Lesson #1 – When God blesses you, don’t get prideful and uppity.  When the Lord initially called Abram, He made this promise: “I will bless you…and you will be a blessing” (Genesis 12:2).  Pride is a dangerous thing before God, especially when we become prideful over the blessings God has poured out on us.  He blesses that we might in turn bless others

In the wilderness, Hagar stopped to rest.  Scripture tells us “The angel of the Lord found Hagar near a spring in the desert” (Gen. 16:7).

Lesson #2 – God will seek out His wayward children.  The Hebrew word for “found” means “to cause to encounter,” God purposefully put Himself in Hagar’s path to cause her to have an encounter with Him. Go with me to Jesus’ parables in Luke 15.  First the parable of the lost sheep – the shepherd goes out on a mission to locate and rescue His lost lamb (Lk 15:4-7).  The woman searches her house over to find her lost coin (Lk. 15:5-10) and the father searches the horizon continually, looking for his wayward son.  God doesn’t go on a seek-and-find mission, He set Himself right where He knew she was going, because she was His wounded child and His heart was tender to her.  (Note that her wounds all started out of her own pride and arrogance.  Even when we are the root of our problems, God still desires to restore us to Himself.

Hagar encountered God – and gained precious insight into who He is.  Through the angel’s assurances, she learned that the God of her master was very much aware of her and her plight.  She named the Lord El Roi – “the God who sees me” (Gen. 16:13).  This was an awesome insight for the Egyptian, because the pagan gods gave no notice to humans, unless they displeased them in some way.  But here God revealed Himself as a God who watched over His people and tenderly cares for them.

Lesson #3 – God often reveals Himself to us in our times of struggle and pain.

Had Hagar not been lost in the wilderness, running from the hard hand of her mistress, she would have never encountered the Lord and come to know this tender heart of the God who saw her.  I know this lesson has been true in my life.  So often I have discovered aspects of God that I would have never known had I not been in difficult circumstances.  When I was unable to pay my rent, I discovered Jehovah-Jireth – the Lord who Provides (Gen. 22:8). When my husband was desperately ill I found Jehovah Rapha – The Lord our Healer (Ps. 103:3). When I was discouraged and fearful, Jehovah Shalom – The Lord is Peace (Jud. 6:23-24) and Yahweh-Tsuri – The Lord my Strength (Ex. 15:2) came to encourage and strengthen me.  If you are in a difficult season, look for God to reveal Himself to you in a new and encouraging way.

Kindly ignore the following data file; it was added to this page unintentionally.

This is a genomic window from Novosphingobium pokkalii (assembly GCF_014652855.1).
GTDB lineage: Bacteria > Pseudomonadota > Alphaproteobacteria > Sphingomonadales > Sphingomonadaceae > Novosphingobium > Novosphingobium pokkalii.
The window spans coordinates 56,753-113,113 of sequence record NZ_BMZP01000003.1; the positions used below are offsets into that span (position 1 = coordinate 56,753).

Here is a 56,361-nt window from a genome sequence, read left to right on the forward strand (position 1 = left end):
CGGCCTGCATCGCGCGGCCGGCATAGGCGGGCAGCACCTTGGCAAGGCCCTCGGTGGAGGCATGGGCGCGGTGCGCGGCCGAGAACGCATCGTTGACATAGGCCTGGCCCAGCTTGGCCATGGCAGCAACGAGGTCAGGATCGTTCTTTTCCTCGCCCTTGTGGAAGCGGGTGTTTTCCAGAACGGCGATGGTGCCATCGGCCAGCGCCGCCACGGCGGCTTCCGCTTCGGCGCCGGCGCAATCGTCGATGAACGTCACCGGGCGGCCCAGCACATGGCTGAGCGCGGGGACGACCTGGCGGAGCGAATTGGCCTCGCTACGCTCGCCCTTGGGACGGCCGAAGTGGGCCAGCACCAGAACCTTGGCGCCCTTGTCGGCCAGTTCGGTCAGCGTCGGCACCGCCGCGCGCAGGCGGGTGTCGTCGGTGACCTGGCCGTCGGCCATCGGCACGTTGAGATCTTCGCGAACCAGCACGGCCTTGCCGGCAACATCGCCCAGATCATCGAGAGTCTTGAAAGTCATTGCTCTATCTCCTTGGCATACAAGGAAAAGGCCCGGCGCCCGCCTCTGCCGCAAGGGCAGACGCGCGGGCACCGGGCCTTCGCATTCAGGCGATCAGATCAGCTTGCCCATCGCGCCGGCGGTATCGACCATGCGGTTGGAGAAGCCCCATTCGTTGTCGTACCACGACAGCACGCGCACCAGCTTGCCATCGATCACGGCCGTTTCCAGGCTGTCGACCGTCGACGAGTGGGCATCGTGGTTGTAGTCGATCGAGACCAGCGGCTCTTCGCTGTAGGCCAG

After the birth of Ishmael (which means The Lord has heard – Gen 16:11) Hagar and her son were forced to leave their home with Abraham and Sarah, because of Sarah’s jealousy.  Abraham gave them a little food and water and sent them to wander in the desert.  This was a certain death sentence, and sure enough the water ran out and as they became dangerously dehydrated, Hagar recognized their inevitable deaths.  She put Ishmael under a tree and walked away, so as not to watch her weakened son die.  She and the boy were both crying, and God – once again – came to Hagar and assured her that they would not die, for God had a future planned out for the boy.  Genesis 21:19 says, “Then God opened her eyes and she saw a well of water.”  Oh see the beauty of this passage, El Roi – the God who saw Hagar, now opened Hagar’s eyes so she could see.  He showed her a well of water, life giving water that would minister to their bodies and to their spirits.

Lesson #4 – The God who see you and me will open our eyes so we can see Him. When your eyes are blinded with tears, God will come and tenderly wipe away your tears so you can see that He is with you and will comfort and care for you.  This is one of the most precious promises in the Bible to me “The Lord your God will be with you where you go” (Jos. 1:9).  I have found myself in some difficult places and very hard circumstances, but I have never been out of my Heavenly Father’s sight.  In the margin of my Bible I have written these words that God spoke to my heart: “Child, there is no place you can go that I will not be.”  Whether they are physical places or emotional pits and spiritual dark caves – God has promised “I will be with you; I will never leave you nor forsake you.” (Jos. 1:5)

If He went to the cross, and into the dark grave of death for us, then we can trust that He will never abandon us, no matter where we are.  Did Jesus not say, “Surely I am with you always, to the very end of the age.”

I think of all the lessons we can take away from the life of Hagar, the most important one is this: Lesson #5 – God is forever faithful.  He was faithful to a frightened, lost Egyptian slave girl, and He will be faithful to you and me.

 

El Emunah – The Faithful God, thank you for always keeping Your watchful and loving eyes on me.  Wherever I am Lord, I will trust in You.  Amen